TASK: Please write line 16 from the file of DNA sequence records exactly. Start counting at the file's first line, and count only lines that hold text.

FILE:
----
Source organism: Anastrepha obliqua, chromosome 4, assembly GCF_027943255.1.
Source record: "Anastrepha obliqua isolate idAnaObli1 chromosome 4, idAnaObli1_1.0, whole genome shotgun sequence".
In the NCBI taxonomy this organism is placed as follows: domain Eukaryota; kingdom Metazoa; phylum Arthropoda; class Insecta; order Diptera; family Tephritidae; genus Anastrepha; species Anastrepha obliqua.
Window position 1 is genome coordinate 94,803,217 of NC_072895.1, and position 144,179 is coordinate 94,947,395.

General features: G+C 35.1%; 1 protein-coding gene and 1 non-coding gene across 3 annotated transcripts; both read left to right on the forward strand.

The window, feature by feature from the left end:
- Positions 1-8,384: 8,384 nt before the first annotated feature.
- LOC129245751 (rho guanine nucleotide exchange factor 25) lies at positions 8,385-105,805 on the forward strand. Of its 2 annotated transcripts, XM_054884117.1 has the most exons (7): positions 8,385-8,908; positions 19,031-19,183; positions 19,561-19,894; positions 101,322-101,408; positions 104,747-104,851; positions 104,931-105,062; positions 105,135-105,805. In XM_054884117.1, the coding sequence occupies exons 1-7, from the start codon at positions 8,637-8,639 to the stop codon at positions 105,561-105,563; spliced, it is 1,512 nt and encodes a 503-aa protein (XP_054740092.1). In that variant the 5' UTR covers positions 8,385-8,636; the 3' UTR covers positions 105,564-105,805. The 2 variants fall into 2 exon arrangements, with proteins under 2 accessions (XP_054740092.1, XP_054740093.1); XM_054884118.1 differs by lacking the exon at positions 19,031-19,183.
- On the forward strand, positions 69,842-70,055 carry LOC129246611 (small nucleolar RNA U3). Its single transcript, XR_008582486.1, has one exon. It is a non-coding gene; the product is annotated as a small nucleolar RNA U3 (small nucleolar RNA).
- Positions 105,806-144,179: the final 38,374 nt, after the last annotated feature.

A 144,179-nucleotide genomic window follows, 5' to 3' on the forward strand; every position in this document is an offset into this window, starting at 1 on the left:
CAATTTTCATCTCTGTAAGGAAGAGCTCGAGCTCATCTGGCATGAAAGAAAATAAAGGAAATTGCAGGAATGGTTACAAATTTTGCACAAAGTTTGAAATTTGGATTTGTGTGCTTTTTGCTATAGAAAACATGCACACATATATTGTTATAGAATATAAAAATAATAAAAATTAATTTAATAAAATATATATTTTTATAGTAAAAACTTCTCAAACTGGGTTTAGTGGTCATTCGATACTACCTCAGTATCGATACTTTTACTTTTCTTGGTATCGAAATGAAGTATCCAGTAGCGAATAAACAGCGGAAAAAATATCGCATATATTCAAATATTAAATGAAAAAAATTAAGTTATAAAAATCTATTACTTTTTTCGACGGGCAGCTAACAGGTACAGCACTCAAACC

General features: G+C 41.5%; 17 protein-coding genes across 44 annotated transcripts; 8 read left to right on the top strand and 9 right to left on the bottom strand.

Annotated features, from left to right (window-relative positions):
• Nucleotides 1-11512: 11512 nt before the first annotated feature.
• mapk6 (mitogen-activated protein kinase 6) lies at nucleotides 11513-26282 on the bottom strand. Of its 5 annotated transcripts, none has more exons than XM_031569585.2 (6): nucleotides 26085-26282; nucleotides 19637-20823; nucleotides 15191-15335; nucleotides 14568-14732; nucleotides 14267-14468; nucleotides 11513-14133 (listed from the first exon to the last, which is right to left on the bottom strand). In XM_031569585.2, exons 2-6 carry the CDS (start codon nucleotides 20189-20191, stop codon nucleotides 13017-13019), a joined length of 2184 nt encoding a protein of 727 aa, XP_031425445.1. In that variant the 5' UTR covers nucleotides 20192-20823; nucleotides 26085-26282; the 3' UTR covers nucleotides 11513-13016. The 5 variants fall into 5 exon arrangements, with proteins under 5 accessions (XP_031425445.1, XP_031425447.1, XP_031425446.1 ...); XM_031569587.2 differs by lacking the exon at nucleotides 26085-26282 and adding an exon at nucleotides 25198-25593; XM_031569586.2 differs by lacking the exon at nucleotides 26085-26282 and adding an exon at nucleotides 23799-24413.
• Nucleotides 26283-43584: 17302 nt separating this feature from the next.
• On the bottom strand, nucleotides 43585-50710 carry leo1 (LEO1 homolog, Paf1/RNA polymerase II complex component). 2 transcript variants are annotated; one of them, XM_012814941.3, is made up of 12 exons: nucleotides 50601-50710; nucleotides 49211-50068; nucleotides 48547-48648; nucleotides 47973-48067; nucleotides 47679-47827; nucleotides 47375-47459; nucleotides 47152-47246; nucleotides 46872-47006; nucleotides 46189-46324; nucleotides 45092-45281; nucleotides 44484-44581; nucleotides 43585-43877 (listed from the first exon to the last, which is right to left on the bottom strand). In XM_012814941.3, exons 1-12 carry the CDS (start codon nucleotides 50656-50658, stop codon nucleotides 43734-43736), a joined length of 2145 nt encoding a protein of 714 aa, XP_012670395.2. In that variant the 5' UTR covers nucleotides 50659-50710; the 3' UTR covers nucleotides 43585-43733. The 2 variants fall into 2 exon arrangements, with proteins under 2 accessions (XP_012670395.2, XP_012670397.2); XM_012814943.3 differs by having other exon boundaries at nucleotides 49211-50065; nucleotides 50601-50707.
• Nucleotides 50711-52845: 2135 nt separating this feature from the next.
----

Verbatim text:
• mapk6 (mitogen-activated protein kinase 6) lies at nucleotides 11513-26282 on the bottom strand. Of its 5 annotated transcripts, none has more exons than XM_031569585.2 (6): nucleotides 26085-26282; nucleotides 19637-20823; nucleotides 15191-15335; nucleotides 14568-14732; nucleotides 14267-14468; nucleotides 11513-14133 (listed from the first exon to the last, which is right to left on the bottom strand). In XM_031569585.2, exons 2-6 carry the CDS (start codon nucleotides 20189-20191, stop codon nucleotides 13017-13019), a joined length of 2184 nt encoding a protein of 727 aa, XP_031425445.1. In that variant the 5' UTR covers nucleotides 20192-20823; nucleotides 26085-26282; the 3' UTR covers nucleotides 11513-13016. The 5 variants fall into 5 exon arrangements, with proteins under 5 accessions (XP_031425445.1, XP_031425447.1, XP_031425446.1 ...); XM_031569587.2 differs by lacking the exon at nucleotides 26085-26282 and adding an exon at nucleotides 25198-25593; XM_031569586.2 differs by lacking the exon at nucleotides 26085-26282 and adding an exon at nucleotides 23799-24413.